Portmanteau is a lovely word, isn’t it? It means the combination of two or more words to create a new word that reflects the component parts. Like Brunch, for instance, or Spork. In cinema, however, portmanteau means something slightly different: a film made up of several separate stories linked by an overarching narrative or framing device. In horror cinema, portmanteau means Amicus.
Amicus specialised in anthology films, and made some timelessly brilliant ones - and ‘Torture Garden’. ‘Asylum’ was released in 1972, written by Robert 'Psycho' Bloch (Bloch wrote 'Psycho', I'm not suggesting he had mental health issues) and follows the pattern brilliantly: an all-star cast, performing in stand-alone episodes of no longer than half an hour, all sort of held together with a common link. The component parts are of wildly varying quality, of course, and, on analysis, don’t really make any particular sense, but who cares about all that? The film climaxes with the horror leaking out into ‘the real world’, i.e. the controlled, safe environment of the framing device is destroyed.
‘Asylum’ starts with a red MG arriving at a forbidding looking building in torrential rain. It’s driven by Doctor Martin (Robert Powell), a young, humourless physician who has a job interview with the director of the institution, Doctor Starr. He’s met by Doctor Lionel Rutherford (the magnificent Patrick Magee), wheelchair bound because he made the mistake of ‘turning his back on a patient’.
Doctor Rutherford tells Martin that they are operating an asylum for the incurably insane, and that their policy is of containment rather than treatment. He also patiently explains in his eccentric purr that Doctor Starr has gone mad, and is now one of the inmates, before setting a challenge: if Martin can identify Starr from amongst the patients, he can have the job (different to the usual interview questions, I suppose. ‘What would you say are your weak points?’ ‘Well, I can be a bit of a perfectionist…’).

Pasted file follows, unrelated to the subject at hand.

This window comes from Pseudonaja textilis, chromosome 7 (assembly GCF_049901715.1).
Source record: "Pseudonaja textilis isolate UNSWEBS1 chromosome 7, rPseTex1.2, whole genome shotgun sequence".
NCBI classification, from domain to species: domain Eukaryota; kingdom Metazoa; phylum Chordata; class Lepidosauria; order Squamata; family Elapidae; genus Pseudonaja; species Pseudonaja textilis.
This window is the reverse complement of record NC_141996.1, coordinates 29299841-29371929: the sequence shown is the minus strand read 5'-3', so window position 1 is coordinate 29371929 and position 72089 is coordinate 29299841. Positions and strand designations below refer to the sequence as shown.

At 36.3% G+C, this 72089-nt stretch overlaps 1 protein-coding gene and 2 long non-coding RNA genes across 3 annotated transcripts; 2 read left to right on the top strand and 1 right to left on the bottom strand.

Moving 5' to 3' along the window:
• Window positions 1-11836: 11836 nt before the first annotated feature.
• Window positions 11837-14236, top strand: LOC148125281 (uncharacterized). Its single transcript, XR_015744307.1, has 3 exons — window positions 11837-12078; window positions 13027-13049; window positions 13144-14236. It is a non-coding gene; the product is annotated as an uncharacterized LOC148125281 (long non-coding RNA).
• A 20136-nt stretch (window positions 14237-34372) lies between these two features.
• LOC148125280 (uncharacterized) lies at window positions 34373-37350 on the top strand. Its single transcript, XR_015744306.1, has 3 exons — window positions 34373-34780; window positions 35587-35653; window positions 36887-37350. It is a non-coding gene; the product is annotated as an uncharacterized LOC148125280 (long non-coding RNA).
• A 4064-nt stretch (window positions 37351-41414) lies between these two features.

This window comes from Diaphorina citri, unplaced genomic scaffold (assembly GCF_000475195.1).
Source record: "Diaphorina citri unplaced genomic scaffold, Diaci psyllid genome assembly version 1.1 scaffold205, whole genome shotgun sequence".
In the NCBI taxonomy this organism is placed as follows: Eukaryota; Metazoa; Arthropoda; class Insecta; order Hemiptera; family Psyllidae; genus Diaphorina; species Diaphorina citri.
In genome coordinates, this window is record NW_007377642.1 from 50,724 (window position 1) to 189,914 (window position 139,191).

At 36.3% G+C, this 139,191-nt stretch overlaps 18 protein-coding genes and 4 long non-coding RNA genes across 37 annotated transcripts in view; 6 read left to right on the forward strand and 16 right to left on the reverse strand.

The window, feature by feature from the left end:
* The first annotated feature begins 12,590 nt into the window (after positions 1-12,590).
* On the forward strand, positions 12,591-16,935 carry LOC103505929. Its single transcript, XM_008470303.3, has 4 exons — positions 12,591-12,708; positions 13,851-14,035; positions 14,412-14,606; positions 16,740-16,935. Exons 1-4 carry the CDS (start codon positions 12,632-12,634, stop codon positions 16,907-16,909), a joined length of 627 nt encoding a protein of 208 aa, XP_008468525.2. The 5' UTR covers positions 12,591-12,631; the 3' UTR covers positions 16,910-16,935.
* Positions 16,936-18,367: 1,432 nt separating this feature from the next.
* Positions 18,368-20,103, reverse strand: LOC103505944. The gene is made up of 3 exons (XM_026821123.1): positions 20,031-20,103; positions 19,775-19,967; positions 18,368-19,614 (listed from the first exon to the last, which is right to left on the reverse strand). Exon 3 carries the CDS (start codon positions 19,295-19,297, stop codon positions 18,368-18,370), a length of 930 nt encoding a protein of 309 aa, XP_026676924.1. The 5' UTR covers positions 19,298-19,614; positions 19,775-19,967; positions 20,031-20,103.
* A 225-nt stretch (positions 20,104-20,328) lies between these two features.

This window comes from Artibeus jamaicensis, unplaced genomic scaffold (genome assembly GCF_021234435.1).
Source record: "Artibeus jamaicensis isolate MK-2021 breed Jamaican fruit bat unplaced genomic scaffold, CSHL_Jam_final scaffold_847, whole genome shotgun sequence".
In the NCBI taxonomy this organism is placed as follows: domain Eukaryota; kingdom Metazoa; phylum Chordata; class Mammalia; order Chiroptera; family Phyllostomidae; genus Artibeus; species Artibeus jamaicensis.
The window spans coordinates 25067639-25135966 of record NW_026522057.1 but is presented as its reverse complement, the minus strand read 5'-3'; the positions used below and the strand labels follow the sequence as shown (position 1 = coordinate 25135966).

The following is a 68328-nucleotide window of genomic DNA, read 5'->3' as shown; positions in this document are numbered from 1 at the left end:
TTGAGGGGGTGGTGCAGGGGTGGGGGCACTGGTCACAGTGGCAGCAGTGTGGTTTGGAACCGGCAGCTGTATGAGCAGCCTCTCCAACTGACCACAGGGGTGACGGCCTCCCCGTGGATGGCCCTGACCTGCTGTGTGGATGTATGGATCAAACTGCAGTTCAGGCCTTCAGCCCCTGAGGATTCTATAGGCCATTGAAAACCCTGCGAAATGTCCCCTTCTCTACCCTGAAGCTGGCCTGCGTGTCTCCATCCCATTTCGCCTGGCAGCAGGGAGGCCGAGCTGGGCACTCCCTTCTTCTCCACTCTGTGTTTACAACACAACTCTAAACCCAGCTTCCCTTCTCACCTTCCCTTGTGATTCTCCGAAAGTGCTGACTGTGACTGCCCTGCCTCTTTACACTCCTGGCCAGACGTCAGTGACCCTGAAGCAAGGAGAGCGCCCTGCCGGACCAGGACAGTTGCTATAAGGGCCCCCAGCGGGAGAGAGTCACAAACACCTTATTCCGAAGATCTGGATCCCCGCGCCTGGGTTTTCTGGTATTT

Accepting the unusual challenge, and absolutely certain that he will be able to do it, Martin heads up the stairs to the secure unit – and his destiny…well, once he’s made it up to the first floor, that is, as the stairs are lined with old prints that (somewhat insensitively, perhaps) show a load of old 18th century loonies and quack doctors doing nasty stuff to them and, for some reason, we have to spend five minutes zooming in and out on the pictures and then back to Martin’s horrified face. At one point, a picture is turned a full 360 degrees - slowly. In a film that is rather tight for space, it’s a bit of a waste of time.
Eventually, Martin gets to the landing and the door to the secure unit buzzes open. Martin is met by Max, a genial orderly played by Mr Crowman, Sir, the marvellous Geoffrey Bayldon. Max explains that he will introduce Martin to each of the four (is that all? The building is massive!) patients in turn. He will receive no clues, but will be able to question them and hear their stories. At the end, he must decide which one is Doctor Starr. Exposition duties fulfilled, Max opens the door to the first patient room……and you’ll have to wait until 8am to find out what happens next.